The Bart-Gohberg-Kaashoek-Van Dooren Theorem: Step 3

The End Game

The first step of the end game is to run NCProcess2 on the last spreadsheet which was produced in step 2. The aim of this run of NCProcess2 is to shrink the spreadsheet as aggressively as possible without destroying important information. The spreadsheet produced by NCProcess2 is the same as the last spreadsheet which was produced (It is not hard to see that NCProcess2 would not have an effect, since the set of equations found on the previous spreadsheet can be easily seen to be minimal. We include the run here for pedagogical reasons.) in step 2. Note that it is necessary that all of the equations in the spreadsheet have solutions, since they are implied by the original equations. The equations involving only knowns play a key role. In particular, they say precisely that, there must exist a projection P such that
 and
are satisfied.

The converse is also true and can be verified with the assistance of the above spreadsheet. To do this, we assume that the matrices A, B, C and P are given and that the above equations hold, and wish to define m , m , n , n , a, b, c, e, f and g such that each of the equations in the above spreadsheet hold. If we can do this, then each of the equations from the starting polynomial equations (FAC) will hold and we will have shown that a minimal factorization of the [A, B, C, 1] system exists.

1. Since P = P , it is easy to show that there exists (not necessarily square) matrices m and n such that n m = 1 and m n = P. These are exactly the equations in the {n1,m1}-Category of the above spreadsheet.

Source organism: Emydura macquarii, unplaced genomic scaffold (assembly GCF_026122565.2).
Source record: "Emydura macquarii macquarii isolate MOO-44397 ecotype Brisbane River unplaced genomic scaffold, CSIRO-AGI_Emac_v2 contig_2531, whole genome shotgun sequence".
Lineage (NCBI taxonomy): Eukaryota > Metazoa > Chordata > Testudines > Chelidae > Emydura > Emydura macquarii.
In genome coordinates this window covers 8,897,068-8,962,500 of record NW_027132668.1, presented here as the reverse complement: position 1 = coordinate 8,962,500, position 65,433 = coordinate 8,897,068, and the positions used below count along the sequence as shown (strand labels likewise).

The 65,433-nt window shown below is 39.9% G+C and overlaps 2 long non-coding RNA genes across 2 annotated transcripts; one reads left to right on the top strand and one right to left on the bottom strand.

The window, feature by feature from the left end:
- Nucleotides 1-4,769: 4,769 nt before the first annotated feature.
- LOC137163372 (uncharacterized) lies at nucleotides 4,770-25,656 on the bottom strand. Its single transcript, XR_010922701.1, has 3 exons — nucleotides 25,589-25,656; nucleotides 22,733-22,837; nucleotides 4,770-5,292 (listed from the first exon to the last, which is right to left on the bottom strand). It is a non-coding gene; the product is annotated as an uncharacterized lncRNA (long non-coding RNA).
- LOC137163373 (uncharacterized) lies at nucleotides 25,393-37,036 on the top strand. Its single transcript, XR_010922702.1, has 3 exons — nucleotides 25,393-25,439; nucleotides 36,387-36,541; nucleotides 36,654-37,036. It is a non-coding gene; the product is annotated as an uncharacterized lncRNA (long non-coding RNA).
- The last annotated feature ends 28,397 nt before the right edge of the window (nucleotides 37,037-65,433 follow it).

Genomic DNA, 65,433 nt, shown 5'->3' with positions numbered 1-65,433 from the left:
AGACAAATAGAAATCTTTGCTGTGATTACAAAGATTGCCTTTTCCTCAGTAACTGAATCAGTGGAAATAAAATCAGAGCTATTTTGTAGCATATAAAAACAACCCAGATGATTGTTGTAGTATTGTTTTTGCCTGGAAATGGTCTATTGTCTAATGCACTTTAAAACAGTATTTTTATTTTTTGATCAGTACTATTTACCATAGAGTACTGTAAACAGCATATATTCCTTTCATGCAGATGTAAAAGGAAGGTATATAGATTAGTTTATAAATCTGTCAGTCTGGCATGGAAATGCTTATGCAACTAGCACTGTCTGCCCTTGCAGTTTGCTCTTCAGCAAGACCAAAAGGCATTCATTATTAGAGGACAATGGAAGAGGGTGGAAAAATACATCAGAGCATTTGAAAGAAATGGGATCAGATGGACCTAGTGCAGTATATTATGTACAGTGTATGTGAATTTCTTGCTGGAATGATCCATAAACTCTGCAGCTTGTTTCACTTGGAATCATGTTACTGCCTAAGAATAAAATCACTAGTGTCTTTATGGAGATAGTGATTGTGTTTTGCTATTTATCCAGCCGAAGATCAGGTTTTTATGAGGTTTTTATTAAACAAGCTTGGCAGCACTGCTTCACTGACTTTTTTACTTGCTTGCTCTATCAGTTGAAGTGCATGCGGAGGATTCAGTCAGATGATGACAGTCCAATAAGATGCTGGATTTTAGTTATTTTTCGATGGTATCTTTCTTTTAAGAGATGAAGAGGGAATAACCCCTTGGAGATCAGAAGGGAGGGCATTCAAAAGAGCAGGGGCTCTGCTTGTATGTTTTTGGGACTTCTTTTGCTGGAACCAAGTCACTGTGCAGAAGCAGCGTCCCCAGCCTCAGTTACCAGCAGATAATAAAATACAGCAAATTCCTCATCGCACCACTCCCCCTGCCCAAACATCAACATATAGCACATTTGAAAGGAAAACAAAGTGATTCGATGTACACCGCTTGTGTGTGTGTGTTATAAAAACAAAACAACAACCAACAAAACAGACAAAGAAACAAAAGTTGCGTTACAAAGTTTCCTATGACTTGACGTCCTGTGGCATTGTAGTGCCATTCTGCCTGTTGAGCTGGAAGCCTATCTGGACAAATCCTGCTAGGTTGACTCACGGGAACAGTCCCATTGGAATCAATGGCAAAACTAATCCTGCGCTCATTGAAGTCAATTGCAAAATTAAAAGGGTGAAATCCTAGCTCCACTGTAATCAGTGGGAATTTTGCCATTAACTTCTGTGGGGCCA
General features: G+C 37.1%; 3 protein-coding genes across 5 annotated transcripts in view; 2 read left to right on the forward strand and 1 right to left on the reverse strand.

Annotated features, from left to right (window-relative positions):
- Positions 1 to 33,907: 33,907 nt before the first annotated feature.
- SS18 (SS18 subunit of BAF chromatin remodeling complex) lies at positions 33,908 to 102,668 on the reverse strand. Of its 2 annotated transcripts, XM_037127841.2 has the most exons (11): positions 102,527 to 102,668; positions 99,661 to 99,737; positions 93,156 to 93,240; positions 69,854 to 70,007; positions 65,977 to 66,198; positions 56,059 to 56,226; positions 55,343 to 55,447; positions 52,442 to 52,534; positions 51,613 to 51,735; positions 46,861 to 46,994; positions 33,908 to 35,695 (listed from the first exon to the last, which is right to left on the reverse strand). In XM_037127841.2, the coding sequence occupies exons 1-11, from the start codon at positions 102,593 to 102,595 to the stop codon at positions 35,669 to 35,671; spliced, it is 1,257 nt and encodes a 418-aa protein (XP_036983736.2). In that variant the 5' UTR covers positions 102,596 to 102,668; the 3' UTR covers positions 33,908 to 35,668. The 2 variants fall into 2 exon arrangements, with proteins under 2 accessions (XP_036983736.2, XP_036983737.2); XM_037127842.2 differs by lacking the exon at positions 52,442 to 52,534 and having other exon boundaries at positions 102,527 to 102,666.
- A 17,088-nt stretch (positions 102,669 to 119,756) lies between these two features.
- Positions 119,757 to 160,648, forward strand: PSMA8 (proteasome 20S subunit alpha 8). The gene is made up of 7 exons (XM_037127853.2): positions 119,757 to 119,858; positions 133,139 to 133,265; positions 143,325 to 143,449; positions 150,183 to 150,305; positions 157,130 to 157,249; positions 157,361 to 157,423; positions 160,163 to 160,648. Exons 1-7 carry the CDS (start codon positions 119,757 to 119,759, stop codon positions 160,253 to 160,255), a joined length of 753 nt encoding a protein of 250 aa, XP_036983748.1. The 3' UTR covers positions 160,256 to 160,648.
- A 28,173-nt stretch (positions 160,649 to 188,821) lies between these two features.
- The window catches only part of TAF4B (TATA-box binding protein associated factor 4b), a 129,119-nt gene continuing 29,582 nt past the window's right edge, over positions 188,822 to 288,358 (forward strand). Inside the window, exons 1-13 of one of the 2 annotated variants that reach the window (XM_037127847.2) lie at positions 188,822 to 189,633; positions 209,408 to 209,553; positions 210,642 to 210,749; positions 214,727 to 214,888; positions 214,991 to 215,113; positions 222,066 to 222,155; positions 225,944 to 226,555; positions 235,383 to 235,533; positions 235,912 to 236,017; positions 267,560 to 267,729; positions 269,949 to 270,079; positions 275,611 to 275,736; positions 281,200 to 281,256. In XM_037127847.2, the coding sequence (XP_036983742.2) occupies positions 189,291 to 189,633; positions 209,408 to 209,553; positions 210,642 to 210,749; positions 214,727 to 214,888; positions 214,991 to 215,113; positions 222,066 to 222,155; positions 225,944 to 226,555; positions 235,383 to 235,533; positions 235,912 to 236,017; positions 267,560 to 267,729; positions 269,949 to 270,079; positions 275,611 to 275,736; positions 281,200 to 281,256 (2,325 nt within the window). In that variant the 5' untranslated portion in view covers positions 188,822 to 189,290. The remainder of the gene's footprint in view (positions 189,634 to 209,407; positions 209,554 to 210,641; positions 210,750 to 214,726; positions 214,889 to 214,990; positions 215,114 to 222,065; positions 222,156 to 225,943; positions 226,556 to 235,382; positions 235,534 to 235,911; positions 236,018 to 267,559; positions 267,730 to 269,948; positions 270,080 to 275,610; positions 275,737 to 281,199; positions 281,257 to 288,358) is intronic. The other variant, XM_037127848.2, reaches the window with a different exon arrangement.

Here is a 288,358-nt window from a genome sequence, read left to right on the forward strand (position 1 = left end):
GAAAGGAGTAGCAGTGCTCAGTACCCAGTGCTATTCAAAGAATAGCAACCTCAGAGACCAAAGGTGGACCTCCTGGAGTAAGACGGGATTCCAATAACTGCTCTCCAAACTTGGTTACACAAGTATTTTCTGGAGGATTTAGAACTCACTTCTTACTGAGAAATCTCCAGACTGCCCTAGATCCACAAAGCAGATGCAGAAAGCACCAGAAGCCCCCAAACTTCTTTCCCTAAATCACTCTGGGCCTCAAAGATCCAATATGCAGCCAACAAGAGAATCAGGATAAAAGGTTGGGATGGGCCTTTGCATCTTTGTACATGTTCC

2. Since (1 - P)² = 1 - P , it is easy to show that there exists (not necessarily square) matrices m and n such that n m = 1 and m n = 1 - P. These are exactly the equations in the {n2,m2}-Category of the above spreadsheet.
3. Since we have defined m , m , n and n , we can define a, b, c, e, f and g by setting
a = n A m ,
b = n B,
c = C m ,
e = n A m ,
f = n B
and g = C m.
These are exactly the equations in the singleton category.
Here we have used the fact that we are working with matrices and not elements of an abstract algebra. With the assignments made above, every equation in the spreadsheet above holds. Thus, by backsolving through the spreadsheet, we have constructed the factors of the original system [A,B,C,1]. This proves Theorem ([BGKvD]): The system [A, B, C, 1] can be factored if and only if there exists a projection P such that
 and

Note that the known equations can be neatly expressed in terms of P and P = 1 - P. Indeed, it is easy to check with a little algebra that these are equivalent to the answer we were looking for. It is a question of taste, not algebra, as to which form one chooses.

Concluding remarks

The brevity of this presentation in a journal suppresses some of the advantages and some of the difficulties. For example, one might not instantly have all of the insight which leads to the second spreadsheet. In practice, a session in which someone ``discovers'' this theorem might use many spreadsheets. All that matters is that one makes a little bit of progress with each step. Also, since this paper discusses mathematics and does not explain how to use the code, it is not easy to see that there is very little which needs to be typed and that the computer computations are fast.